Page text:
(Squid's Ear) Quite often, experimental musicians fall into one of two camps: those who are patient and good at creating foreign soundscapes with "what is that?" creativity, or those technically voracious and bombastic (generally working in a post-jazz tradition, using their years of scales work for something other than hard bop solos). Nothing is flawed with either tactic, but it's interesting when a group has mastery over both methods, as is the circumstance with trio Auris and percussionist / noisemaker Gino Robair. For each of these six works, members Eric Leonardson (springboard, electronics), Julia Miller (guitar, electronics) and Christopher Preissing (flute, electronics) offer variations of players and instruments, all anchored to Robair's amazing performances. To call the music "nimble" would be an understatement: the crew can launch, pause, regroup and rush without hesitation across myriad disparate gestures. On "A+G.1" the quartet jumps out of the gate with a snappy percussion groove under flute chirps, sporadic guitar roars, electrical stabs and manipulated vocal whimpers — the latter à la Phil Milton's possessed aesthetic; metallic objects ping and clang, guttural pops and snarls project, and a bag of kitchen sink objects is poured out to fizz, thunk, lurch and collapse. That's just the first three minutes. There is so much activity going on here (and on "A+G.2" and the closer, "A+G.3") that it's hard to keep up with the sonic sprint; you'll find yourself with eyes closed, head down because there is no way to experience Rub with any distractions. But it's a lovely wall of sound: it's all hand-made, human interaction with machines and instruments to coax out 10,000 bits and approaches (read: it's not just flicking the "on" button and letting the inanimate animate). Further, the chemistry of the group is the flawless cooperation of an eight-handed beast, one that acknowledges a macro picture while building and tearing down waves of deft orchestration — often sounding as a gremlin big-band. There are scarce solos moments, and they make for a powerful contrast (i.e. a pause near nine minutes to highlight Miller's roaring, pitch-bending power chords). Equally (if not more) enjoyable are the pairings of each member of Auris with their featured guest. Here, you have a chance to pick apart and relish a slightly more minimal, intimate situation. After a soaring synth siren, "E+G" is Leonardson and Robair embracing rhythmic beds of rolling toms, nervous percolating flicks and cavernous sub-frequencies. By contrast, Miller and Robair fill "J+G" with micro-bursts and rapid-fire muted shrugs, the drummer ripping tape off drum heads and working across his entire kit while Miller hammers on and off, wrings her (guitar)neck and gives a wah-wah pedal a workout. Preissing's overblown gagaku moments, non-melodic rasps and speak-flute blend seamlessly with Robair's stick+membrane scuffs and trombone-like pitched moans on "C+G". In case this review hasn't already rammed the idea down your throat, Rub is a dazzling display of virtuosity. So much talent across musical chops and knowing how to use that Ivory Tower perfection to offer new music is almost criminal. - Dave Madden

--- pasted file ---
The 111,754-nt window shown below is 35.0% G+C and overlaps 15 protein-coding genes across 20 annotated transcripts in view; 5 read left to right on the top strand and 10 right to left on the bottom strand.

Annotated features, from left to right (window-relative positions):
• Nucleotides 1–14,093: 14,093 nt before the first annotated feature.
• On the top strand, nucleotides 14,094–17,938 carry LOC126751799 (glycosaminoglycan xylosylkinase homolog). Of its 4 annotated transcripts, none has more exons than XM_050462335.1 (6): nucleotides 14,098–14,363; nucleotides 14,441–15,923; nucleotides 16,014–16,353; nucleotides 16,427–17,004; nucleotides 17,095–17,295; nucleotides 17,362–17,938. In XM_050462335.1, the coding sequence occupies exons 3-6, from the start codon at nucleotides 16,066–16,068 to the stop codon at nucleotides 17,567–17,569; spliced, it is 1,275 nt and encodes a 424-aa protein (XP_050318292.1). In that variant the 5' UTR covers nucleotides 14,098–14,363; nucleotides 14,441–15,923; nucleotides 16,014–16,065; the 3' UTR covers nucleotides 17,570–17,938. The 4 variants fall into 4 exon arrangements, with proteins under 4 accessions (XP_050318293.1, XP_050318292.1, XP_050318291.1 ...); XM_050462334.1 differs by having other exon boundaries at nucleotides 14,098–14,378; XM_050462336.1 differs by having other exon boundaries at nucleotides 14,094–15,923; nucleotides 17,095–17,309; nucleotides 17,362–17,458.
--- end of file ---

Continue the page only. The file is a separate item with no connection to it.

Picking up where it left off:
(KFJC) Gino Robair dates a trio? Robair, man-about-Oak-town and Rastascan raconteur hooks up with the Auris trio in Chicago on 10/20/2010. Numbers are exchanged, wires are crossed (all four contribute “electronics” to the encounter) and music is made. Scratch orchestrations, twitching improvisations and eerie elongations (#4 being a fave of that form). You could call this type of electroacoustic work : Buzz, bow and beyond! I tended to prefer the menage a quatre action, where there is more for the ear to watch. But Gino also spends one track with each Auris player. #5?s duet with Christopher Preissing on flute and hiccup moans was fun in a Japanese avant Jethro Tull way with some shakuachi style moves too. Robair is no stranger to KFJC’s shelves and circles, he remains a splatter percussionist: dotting, darting and dredging up objects to plunk. The lead-off track shows him briefly at his most driving and rhythmic …for a few bars. With guitarist Julia Miller, he might be ebowing a drum, and/or shoehorning an object into tight place on #3. I liked her twang-bar queen action on the lead-off 4-way. Eric Leonardson plays his own creation, the springboard, on his duet with Gino (#2) sounds like a tiny airplane trying to fly high with the jets at the start. Listen to that beauty and check out http://ericleonardson.org/instruments/ Always cool to see where the weird flows from… - Thurston Hunger

(Monk Mink Pink Punk) Gino is the fantastically creative percussionist Gino Robair, who teams up for a set of duos and quartets with the Chicago trio Auris. Crafty instrument builder Eric Leonardson is the only member of the trio I recognize. Each member of the trio gets a duo with Robair, and then the full quartet plays thrice. Guitarist Julia Miller and flautist Christopher Preissing both augment their instruments with electronics. The playing throughout is busy, spasmodic, explosive; Robair’s splashing playing making enough noise to be three people himself, so there is no easy discernment between the duos and quartets. It’s a meeting where everyone pulls out all their special tricks to maximum effect. - Josh Ronsen